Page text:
Please Don’t Make Me Work From Home

I know that with Coronavirus being still a big issue and concern, going into work is not an option for most people at this time, so those who can are working from home, and I’d imagine that by now, everyone has adapted to this the best they can.

Improvise. Adapt. Overcome. meme.

So there’s a chance that when workplaces and office buildings do open up again, people will opt to not go back and instead continue working from home. And there’s a chance companies will encourage this going forward so they don’t have to pay for office space or utilities or coffee.

As someone who is currently job hunting and has many, many years of being in the workforce ahead of her, this concerns me. I don’t want to work from home. I think that if this becomes the norm, it will be detrimental to people’s careers and health and just the way companies function.

maybe this is a bad ide gif.

Let’s say I got a job tomorrow at a company that has decided to solely employ people remotely. This means all my interactions with coworkers would be over the computer/phone (which is a whole problem in itself as some people are really not computer literate and should not be conducting professional business this way), and because of this, there would be little to no room for anything other than pure work. No longer would I ask my coworker how their weekend was as we wait for the kettle to boil in the breakroom. It would be so much harder to form bonds, and the lack of these bonds could mean that I have less quality connections, which is critical when Who You Know is always a valuable thing in life. And with coworker interaction down severely, what have I got left? I live with my parents currently and I have a very small handful of friends I talk to with some regularity, so I guess I’d still talk to people during the day, but imagine if I didn’t, as I’m sure some people do. I think the lack of human interaction could lead to some mental health issues, as we’ve even seen happen during this pandemic. I want to be able to get out of the house and go to a place to work. I want to be able to separate myself like that. I want to be able to connect and grow and learn from my environment.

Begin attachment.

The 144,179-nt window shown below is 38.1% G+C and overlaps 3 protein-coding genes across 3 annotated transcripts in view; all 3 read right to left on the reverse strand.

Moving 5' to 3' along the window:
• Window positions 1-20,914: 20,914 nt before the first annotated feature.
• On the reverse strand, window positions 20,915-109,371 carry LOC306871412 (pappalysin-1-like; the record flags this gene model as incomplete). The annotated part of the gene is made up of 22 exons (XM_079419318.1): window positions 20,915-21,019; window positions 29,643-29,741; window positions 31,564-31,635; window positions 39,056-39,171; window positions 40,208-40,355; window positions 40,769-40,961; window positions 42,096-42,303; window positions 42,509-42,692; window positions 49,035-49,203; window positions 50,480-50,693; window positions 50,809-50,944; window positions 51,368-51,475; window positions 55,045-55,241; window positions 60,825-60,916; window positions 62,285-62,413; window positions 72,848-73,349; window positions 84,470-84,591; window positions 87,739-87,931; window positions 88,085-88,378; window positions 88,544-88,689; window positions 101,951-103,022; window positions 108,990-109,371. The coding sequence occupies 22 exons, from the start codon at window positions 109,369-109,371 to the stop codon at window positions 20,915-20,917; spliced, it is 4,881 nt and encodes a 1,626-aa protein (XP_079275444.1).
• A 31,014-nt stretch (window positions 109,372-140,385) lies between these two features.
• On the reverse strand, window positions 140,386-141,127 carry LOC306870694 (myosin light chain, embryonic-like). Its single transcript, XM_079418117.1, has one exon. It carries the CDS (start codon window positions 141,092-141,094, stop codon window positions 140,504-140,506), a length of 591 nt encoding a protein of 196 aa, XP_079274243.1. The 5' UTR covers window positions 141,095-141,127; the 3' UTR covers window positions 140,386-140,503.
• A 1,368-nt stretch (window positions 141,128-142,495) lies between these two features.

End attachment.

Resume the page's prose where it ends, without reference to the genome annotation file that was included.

My best friend’s dad is close to retirement, and I was talking to him the other week about this. He set up an office in his garage when COVID hit and likes it, but he totally empathizes with me as a young person facing this. He told me that there’s a young girl who he works with and, when they did work in person, he would try to ensure she sat in on meetings and learned from his experience. He said she’d was able to hear most of his phone calls and he knows she picked up so much from that. But now that they’re apart, he can’t do that, and he despises how communication now is limited to a lot of messaging.

This Ain't It gif.

I know working from home is ideal for a lot of people like those with kids at home or those with physical limitations or those who don’t live near their work, and I am not at all saying that they should be forced to go to into a workplace. I totally think companies should try to be flexible in those cases. My point is more about the workforce in general. My field is marketing and communications, and yes, it is stuff that could realistically be done from home on my own, but I really hope I don’t have to do that.

Of course, I don’t mean to sound like a choosing beggar. A job is a job, and I am adaptable. But as I said, as a young person, I can’t help but be a little worried for my future and the future of my peers regarding careers. There are a lot of changes that could and should come from this pandemic but everyone working from home always is not one, in my opinion.

People working from home now, what’s the vibe like? Are you more or less productive? Are you itching to get back to the office?